Libya

The United Nations Children Emergency Fund (UNICEF) has called attention to the growing impact of climate change on children in Libya.

The UNICEF 20×20 Climate Change Art Exhibition, which showcased 20 artworks from across Libya, was held in November to sound the alarm on the impact of the climate crisis on children in the country.

World Children’s Day is celebrated annually on 20 November as an occasion to promote children’s rights globally and raise awareness on the many challenges accosting the welfare of children.

The theme for this year’s celebration, ‘Better Future for Every Child’, elucidated the impacts of Covid-19, climate change and mental health issues on the rights of children globally.

Climate change, it is understood, is one of the greatest threats facing children and young people in Libya, and the lack of action means they will bear the greatest burden from the climate crisis.

Africa has been warming progressively since the start of the last century, and in the next five years, according to the UN World Meteorological Organisation (WMO), northern and southern Africa are likely to get drier and hotter, while the Sahel region gets wetter.

The impact of climate change worsens water scarcity, including through droughts, floods, extreme weather and heat events.

Climate change has also contributed to a jump in food insecurity, mosquito-borne disease and mass displacement in the past decade.

Libya is one of the most water-scarce countries in the world. According to the Climate Change Knowledge Portal (CCKP), the north African country is 95 percent desert with many parts of the country susceptible to floods, sandstorms, dust storms, and desertification.

The UN Office for the Coordination of Humanitarian Affairs (OCHA), in a 2021 climate change report, noted that heatwaves across Libya pose acute threats to people’s lives especially those of children and young people.

‘Libya and the rest of the world needs climate education, climate laws, climate activism, climate technology and climate resilience actions’, UN Assistant Secretary-General and Humanitarian Coordinator for Libya, Georgette Gagnon, said in a UNICEF statement.

‘In the UN, we are calling for much greater action to address the negative impact of climate change on children and young people’.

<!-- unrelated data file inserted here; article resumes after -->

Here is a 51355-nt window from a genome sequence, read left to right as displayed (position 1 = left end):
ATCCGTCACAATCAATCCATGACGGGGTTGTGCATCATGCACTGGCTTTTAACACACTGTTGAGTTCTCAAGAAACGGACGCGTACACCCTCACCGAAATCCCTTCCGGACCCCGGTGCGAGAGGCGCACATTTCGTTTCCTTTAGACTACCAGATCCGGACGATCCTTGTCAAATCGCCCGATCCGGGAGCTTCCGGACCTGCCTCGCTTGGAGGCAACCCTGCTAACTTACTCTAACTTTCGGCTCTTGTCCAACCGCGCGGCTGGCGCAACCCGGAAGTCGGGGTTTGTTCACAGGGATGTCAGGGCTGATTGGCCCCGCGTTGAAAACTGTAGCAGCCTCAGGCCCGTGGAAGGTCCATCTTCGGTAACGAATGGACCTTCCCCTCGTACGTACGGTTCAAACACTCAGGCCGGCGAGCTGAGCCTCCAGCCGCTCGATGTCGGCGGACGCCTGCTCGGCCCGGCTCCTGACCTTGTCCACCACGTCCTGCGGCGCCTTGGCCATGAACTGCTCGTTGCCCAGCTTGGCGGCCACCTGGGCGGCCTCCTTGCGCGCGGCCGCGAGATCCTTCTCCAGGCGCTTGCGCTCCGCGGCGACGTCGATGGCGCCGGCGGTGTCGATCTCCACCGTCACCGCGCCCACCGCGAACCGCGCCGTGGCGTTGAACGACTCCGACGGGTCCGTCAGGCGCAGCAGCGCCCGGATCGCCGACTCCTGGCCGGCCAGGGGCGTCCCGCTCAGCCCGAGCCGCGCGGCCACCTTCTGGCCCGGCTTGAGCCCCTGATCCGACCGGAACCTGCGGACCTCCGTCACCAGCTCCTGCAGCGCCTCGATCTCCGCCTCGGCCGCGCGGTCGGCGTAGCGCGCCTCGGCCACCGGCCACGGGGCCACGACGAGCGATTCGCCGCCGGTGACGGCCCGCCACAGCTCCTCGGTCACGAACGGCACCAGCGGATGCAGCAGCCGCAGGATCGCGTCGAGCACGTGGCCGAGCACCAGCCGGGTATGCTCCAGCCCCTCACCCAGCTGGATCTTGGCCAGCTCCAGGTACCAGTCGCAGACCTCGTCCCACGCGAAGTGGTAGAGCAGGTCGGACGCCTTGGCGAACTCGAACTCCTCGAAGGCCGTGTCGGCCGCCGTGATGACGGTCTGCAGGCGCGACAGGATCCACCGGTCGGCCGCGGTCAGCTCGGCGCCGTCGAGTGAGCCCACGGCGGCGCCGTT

Children in African countries are the most at risk of experiencing the worst and most life-threatening effects of climate change, a study by UNICEF found.

Data from the USAID Climate Change Risk Profile for Libya also shows that the Maghreb nation faces considerable obstacles in adapting to global climate change including limited resources to adapt to projected increases in temperature and extreme weather events.

‘The climate crisis is a child rights crisis. It poses an unprecedented threat to the development, survival, and potential of all children and young people, everywhere in Libya’, the statement quoted Acting UNICEF Special Representative to Libya, Cristina Brugiolo, as saying.

‘We must acknowledge where we stand, treat climate change like the crisis it is and act with urgency. [It is] our duty to the generations to come’.

Ensuring water security, particularly for children, has emerged as an urgent priority in Libya. It is understood that the amount of water for each person in the country is a tenth of the minimum required internationally.

USAID noted in its 2017 Climate Change Risk Profile for Libya that annual water demand in the country was around one billion cubic metres, compared to annual groundwater recharge estimated at only 250 million cubic metres.

‘Young people have a critical role in tackling climate change, and it is children and young people globally who are at the forefront of demanding urgent action on climate change’, UNICEF noted in the statement.

Source: UNICEF Libya

Photo source: EU Civil Protection and Humanitarian Aid

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